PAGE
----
Southern Brooklyn is on the wrong side of the digital divide.
Mayor Bloomberg announced that the city and AT&T would provide free wireless services in 20 parks, including Prospect Park, McCarren Park, and Brooklyn Bridge Park.
But none of those locations are south of 15th Street — and that has Southern Brooklyn residents from Windsor Terrace to Sheepshead Bay feeling digitally duped.
Bloomberg defended the program in a weekly radio address, saying it would give New Yorkers a reason to “get outside and enjoy our beautiful parks,” while also doing their work in them.
“And on a nice summer day, there’s simply no better place in the world,” said Bloomberg, who made his fortune building technology to help the financial industry.
“We’re digitally behind — there’s already little bandwidth here and the phone service is terrible,” said Renee Giordano, executive director of the Sunset Park BID. “We need to bring free Wi-Fi to the commercial strip and Sunset Park, and bring the community up to par with other neighborhoods.”
A Parks Department spokesman said that AT&T’s wireless contract does not preclude the city from expanding Wi-Fi to other parks through other arrangements, but there are no plans to do so at this time.
As a result, the digital chasm between North and Southern Brooklyn could widen. Studies have shown that individuals without high-speed Internet services are at a disadvantage for developing skills that would enable them to participate in the country’s increasingly digital economy.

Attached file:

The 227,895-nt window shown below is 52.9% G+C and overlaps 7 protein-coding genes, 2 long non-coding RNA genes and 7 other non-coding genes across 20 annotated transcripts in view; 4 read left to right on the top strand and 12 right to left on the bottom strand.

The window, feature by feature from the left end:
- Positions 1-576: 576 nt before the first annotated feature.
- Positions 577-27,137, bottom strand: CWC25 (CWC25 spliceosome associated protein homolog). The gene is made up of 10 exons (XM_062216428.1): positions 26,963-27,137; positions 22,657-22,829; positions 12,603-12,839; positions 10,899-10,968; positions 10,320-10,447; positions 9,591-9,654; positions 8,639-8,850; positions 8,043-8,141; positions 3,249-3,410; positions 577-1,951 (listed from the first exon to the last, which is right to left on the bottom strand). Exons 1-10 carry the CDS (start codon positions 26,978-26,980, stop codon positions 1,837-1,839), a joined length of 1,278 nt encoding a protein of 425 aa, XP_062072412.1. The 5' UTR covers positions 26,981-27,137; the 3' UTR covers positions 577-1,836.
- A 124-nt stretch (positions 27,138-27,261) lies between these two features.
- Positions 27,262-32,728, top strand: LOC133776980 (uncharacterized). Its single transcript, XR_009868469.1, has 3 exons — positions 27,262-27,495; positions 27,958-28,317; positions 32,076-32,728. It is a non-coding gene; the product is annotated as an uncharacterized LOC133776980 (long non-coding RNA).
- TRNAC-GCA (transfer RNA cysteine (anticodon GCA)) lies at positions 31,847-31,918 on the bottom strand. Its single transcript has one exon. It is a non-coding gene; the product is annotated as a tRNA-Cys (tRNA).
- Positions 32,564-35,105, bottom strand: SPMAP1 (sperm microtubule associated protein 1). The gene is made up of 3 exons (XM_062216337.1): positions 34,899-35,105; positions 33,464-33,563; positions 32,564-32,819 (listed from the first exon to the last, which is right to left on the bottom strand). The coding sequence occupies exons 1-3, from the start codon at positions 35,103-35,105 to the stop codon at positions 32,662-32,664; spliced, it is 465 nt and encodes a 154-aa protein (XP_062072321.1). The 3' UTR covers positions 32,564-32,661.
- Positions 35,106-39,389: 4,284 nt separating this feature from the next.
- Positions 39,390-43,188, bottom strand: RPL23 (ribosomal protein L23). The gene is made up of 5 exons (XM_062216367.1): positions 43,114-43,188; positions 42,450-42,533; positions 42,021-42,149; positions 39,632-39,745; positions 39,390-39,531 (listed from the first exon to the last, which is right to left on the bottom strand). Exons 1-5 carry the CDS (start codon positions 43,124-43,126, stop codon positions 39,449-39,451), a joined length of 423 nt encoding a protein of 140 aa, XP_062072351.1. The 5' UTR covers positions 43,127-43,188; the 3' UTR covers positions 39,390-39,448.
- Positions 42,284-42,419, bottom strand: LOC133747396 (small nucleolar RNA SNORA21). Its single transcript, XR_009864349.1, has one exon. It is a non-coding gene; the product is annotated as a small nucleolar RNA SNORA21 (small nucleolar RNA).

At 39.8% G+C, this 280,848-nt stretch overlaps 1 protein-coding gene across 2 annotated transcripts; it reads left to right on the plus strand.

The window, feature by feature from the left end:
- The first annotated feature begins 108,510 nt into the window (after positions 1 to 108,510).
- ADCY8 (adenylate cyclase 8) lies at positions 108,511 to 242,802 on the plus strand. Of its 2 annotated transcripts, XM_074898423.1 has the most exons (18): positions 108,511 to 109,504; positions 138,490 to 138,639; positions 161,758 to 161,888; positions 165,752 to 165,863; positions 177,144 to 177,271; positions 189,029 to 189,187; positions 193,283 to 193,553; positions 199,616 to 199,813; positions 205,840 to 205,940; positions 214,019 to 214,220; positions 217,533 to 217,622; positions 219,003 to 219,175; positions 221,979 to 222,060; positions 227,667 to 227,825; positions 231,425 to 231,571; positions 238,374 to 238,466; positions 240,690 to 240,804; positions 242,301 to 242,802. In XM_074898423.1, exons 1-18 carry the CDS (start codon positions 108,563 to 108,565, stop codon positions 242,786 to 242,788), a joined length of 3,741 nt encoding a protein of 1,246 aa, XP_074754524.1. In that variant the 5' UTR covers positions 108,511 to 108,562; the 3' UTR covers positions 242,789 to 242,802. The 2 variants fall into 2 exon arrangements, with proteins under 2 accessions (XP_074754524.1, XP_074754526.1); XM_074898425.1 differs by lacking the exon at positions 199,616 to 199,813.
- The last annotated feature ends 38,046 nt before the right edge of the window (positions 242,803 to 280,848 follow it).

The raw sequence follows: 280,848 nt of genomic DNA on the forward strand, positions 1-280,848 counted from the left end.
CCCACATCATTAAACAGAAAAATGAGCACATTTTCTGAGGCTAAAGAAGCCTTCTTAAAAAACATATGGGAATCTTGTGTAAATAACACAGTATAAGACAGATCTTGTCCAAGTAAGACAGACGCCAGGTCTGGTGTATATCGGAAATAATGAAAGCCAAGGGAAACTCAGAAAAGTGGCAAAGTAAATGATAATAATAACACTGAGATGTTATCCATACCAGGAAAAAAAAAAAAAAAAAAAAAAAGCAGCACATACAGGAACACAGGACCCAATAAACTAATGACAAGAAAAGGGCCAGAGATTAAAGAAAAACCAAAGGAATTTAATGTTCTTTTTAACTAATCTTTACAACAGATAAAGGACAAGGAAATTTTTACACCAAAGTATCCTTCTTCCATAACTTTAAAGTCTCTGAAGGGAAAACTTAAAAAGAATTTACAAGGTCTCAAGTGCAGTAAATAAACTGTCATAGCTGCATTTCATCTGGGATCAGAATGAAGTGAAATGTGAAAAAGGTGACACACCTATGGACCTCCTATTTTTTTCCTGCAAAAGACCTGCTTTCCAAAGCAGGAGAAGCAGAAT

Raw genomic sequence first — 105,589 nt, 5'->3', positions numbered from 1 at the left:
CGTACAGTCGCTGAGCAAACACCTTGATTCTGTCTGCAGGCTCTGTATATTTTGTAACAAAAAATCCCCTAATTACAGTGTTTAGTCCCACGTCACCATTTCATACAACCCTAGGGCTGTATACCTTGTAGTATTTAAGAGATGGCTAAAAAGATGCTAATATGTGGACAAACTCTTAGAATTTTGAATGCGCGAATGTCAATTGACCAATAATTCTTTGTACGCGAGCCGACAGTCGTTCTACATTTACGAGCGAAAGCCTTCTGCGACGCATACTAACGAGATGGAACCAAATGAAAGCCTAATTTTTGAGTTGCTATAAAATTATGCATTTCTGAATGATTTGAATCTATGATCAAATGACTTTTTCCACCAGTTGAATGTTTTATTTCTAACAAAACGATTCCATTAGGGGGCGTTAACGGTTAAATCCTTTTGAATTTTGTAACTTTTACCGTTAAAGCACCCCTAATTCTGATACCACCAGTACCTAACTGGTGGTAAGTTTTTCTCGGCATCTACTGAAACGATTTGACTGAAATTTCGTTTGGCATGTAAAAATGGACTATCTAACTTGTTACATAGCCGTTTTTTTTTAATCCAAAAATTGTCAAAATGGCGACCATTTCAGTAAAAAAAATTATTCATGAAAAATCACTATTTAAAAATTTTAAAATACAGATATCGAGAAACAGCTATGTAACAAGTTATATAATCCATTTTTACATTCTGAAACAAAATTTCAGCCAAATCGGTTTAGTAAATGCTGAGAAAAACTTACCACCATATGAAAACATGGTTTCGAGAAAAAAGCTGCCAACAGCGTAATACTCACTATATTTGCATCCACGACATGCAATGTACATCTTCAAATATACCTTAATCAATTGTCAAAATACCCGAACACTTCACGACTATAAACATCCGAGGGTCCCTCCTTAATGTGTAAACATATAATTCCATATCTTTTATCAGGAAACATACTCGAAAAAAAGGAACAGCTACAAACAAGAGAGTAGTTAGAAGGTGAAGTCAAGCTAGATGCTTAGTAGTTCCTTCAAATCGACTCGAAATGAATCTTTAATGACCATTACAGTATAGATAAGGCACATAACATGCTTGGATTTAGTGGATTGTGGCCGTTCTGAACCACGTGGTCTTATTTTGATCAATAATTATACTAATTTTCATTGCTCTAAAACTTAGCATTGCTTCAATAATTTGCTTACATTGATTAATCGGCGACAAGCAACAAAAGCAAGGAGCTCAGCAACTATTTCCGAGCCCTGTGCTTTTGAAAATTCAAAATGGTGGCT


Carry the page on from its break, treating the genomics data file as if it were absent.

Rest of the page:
One of the most common barriers to accessing the Internet is affordability, according to the Federal Communications Commission, an obstacle that the city’s WiFi plan would remove.
Unless you’re in Owl’s Head Park in Bay Ridge or Asser Levy Seaside Park in Coney Island, two of the dozens of tranquil places in the borough where you won’t be able to get a wireless signal.
The webless blame the city for putting wireless in more affluent parts of Brooklyn and not in working-class and middle-class Bay Ridge.
“If they’re going to phase it in, that’s fine, but they’re going to exclude some parts permanently, I don’t think that’s good,” said Carroll Gardens resident Otto Lombardo.
Even Park Slope resident Tim Lotherington, who said he would use his computer in Prospect Park, expressed his sympathy that his southern neighbors couldn’t connect.
“If you’re going to do it in some parks, why not do it in all parks?” said Lotherington. “It seems like a bit of a strange decision.”
But not everyone thinks wireless in Brooklyn parks is a good idea.
Southern Brooklyn resident Beth Shaferman thinks the city should just scrap wireless programs entirely because it makes society “more socially awkward.”
“No one’s gonna talk anymore,” Shaferman. “They don’t talk anymore as it is.”